If you have been in Hobart lately, you will have seen the Tasmanian Residential Rental Property Owners Association’s (TRRPOA) sign Higher tax = Higher rent. This sign is part of the TRRPOA’s campaign to push for lower land taxes on investment properties in Tasmania.

The TRRPOA is implying either a direct correlation between land tax and rent prices or that the current land tax will cause investors to leave the market, creating a supply shortage in rentals.

To put it bluntly, either proposition these signs set forth is wrong. A higher tax might be bad for investor profits, but it doesn’t cause an increase in rent prices.

How rental prices are determined

The price of rentals and an investor’s expenses exist in two separate systems, the first being supply and demand and the second being the investor’s income. In a perfect market, supply and demand determine rental prices.

When rental vacancies are high, it is because there is either too little demand or too much supply. In this market scenario, landlords will compete to fill their vacancies by lowering their rent to attract tenants.

On the other hand, low rental vacancies are caused by too much demand or too little/constricted supply, though often a combination of the two. In this market scenario, landlords can charge more for rent because tenants are competing to find a place to live.

According to SQM research, rental vacancies in Hobart as of August 2021 are estimated to be 0.5 per cent; this is incredibly low. At the same time, demand for rentals in Hobart has risen for several reasons. Therefore, landlords can raise the price of rent because the current market scenario allows it.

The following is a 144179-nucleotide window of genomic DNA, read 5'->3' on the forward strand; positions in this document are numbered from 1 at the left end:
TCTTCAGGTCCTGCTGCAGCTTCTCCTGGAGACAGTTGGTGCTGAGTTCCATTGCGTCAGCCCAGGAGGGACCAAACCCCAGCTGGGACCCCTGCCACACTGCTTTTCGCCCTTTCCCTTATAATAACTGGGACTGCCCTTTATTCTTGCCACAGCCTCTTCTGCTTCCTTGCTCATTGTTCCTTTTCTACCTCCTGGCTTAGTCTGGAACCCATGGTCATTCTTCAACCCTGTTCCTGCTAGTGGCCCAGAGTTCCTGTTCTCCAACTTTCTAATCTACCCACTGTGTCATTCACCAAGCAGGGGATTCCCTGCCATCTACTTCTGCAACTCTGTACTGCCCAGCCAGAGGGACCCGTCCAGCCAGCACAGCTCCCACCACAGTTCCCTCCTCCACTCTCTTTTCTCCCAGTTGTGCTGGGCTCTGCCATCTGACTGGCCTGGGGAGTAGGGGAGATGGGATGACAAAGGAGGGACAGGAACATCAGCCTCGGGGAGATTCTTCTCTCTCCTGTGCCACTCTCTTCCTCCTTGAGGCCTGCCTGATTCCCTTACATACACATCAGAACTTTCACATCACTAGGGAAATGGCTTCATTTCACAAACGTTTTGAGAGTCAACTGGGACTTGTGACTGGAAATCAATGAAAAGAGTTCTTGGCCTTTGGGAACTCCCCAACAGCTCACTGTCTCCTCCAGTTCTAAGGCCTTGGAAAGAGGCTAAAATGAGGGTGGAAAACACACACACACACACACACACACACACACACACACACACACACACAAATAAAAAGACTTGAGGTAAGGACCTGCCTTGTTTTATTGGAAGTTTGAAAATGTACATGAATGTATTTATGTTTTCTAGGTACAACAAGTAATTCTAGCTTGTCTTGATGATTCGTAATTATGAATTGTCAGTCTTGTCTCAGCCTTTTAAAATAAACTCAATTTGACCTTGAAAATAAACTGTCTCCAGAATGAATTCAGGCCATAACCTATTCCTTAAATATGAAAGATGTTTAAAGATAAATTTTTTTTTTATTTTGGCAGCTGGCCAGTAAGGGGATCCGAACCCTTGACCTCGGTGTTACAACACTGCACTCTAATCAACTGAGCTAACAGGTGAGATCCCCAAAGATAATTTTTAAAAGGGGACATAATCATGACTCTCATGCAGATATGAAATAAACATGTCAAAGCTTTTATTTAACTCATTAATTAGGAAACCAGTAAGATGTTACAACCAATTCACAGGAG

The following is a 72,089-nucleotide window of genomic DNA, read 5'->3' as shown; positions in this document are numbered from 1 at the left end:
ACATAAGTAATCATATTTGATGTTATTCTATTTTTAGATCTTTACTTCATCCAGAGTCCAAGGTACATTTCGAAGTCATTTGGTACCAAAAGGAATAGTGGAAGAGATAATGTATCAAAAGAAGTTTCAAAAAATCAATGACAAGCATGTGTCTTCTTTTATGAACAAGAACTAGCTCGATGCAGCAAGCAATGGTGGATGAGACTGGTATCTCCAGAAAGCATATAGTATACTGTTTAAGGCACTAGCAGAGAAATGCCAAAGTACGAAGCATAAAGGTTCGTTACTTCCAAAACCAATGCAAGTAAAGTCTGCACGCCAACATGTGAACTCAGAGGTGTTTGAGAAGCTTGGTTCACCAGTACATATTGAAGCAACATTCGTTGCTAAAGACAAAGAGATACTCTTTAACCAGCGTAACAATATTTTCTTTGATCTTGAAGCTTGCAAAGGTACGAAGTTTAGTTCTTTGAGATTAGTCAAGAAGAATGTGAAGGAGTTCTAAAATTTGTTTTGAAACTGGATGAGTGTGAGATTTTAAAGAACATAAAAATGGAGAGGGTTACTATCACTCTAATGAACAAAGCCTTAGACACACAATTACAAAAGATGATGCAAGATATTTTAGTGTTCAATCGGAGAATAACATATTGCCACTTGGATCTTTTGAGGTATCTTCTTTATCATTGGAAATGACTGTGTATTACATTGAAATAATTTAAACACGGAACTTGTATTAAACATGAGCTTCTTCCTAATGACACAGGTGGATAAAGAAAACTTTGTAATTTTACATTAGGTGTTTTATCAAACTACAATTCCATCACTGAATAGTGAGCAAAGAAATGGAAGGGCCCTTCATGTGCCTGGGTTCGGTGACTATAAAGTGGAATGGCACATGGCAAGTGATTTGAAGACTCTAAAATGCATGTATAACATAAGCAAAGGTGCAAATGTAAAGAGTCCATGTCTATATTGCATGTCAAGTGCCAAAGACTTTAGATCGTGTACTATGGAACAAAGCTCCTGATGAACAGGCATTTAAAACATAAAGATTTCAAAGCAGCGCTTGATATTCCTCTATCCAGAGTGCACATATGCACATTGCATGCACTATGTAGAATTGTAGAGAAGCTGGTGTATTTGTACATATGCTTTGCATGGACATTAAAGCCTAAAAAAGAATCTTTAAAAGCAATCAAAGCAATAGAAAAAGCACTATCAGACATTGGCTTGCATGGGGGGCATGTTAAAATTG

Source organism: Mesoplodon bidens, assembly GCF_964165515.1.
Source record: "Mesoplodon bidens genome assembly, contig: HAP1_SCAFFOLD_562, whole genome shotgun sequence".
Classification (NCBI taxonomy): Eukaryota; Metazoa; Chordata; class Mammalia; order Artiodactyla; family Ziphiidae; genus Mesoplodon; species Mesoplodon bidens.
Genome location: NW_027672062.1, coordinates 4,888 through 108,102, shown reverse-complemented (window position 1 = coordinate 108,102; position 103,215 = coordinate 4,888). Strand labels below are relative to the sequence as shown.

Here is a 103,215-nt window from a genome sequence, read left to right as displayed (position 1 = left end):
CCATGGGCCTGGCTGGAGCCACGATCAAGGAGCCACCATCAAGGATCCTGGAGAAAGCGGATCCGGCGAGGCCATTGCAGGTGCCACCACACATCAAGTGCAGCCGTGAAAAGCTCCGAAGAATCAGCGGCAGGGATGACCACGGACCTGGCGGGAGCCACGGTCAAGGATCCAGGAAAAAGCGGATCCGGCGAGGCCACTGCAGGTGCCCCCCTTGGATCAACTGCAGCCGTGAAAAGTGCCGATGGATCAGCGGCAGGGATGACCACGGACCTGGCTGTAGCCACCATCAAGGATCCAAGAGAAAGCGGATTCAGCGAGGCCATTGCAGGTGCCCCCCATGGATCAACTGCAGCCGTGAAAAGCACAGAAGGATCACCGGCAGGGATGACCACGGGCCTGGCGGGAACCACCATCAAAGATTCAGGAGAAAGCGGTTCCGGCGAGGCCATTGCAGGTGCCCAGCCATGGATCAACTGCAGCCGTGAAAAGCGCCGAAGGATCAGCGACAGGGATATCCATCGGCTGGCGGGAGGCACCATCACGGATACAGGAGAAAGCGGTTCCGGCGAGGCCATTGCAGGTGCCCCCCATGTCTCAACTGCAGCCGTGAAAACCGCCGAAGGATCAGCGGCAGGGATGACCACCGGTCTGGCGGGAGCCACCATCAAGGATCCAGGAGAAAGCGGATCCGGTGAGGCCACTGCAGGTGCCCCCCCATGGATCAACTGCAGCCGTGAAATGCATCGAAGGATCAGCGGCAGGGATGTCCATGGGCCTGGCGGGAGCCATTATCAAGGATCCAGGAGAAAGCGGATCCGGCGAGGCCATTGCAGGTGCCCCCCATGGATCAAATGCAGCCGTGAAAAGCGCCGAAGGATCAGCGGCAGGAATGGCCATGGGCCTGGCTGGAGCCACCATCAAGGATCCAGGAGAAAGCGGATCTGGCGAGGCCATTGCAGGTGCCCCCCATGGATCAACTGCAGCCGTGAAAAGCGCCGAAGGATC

An investor’s profit margin or income is typically equal to rent charged minus insurance, tax and interest/mortgage repayments. Because rent prices are determined by the rental market rather than landlord expenses, landlords cannot pass land tax or other costs to tenants.

Rent increases cannot be attributed to increases in investors expenses. Rent prices are raised only when the market is tight enough to allow it. With this understanding, the TRRPOA signs and campaign are baseless.

By their logic, does the TRRPOA believe that Lower Land Tax = Lower Rent? It’s doubtful that sign will make an appearance any time soon.

What happens if investors throw in the towel?

Some would argue that supply and demand do intersect with investors’ profits. If a landlord’s profits are too low, they may abandon their investment, causing further supply shortages in the rental market and pushing prices higher. However, two forces are acting here; the rental market and the housing market.

The more people own their homes, the fewer rentals are needed. Should investors choose to abandon their investments, the properties won’t just disappear.

Without investors, houses become available on the market as homes. When properties become available as homes, supply increases in the housing market; in this situation, house prices will either fall or stagnate, depending on demand levels.

As a result of lower house prices, people previously forced to rent may afford their own homes, removing them from the rentals market. In turn, there should be a fall in demand equal to or greater than the fall in supply in the rental market. Lower demand means more rental vacancies, meaning lower rental prices.

Even if investors are making a loss on their rental properties, a loophole in Australia’s tax system means that any losses are paid back in the form of tax refunds.

The organisers at the TRRPOA are sure to be aware of negative gearing. Negative gearing is a situation where the expenses of an asset are greater than the income it generates. When an investment property is negatively geared, any losses can be claimed against the investor’s income tax, meaning the federal government pays the value of the losses in the form of a tax break. All while the value of an investment property likely increases.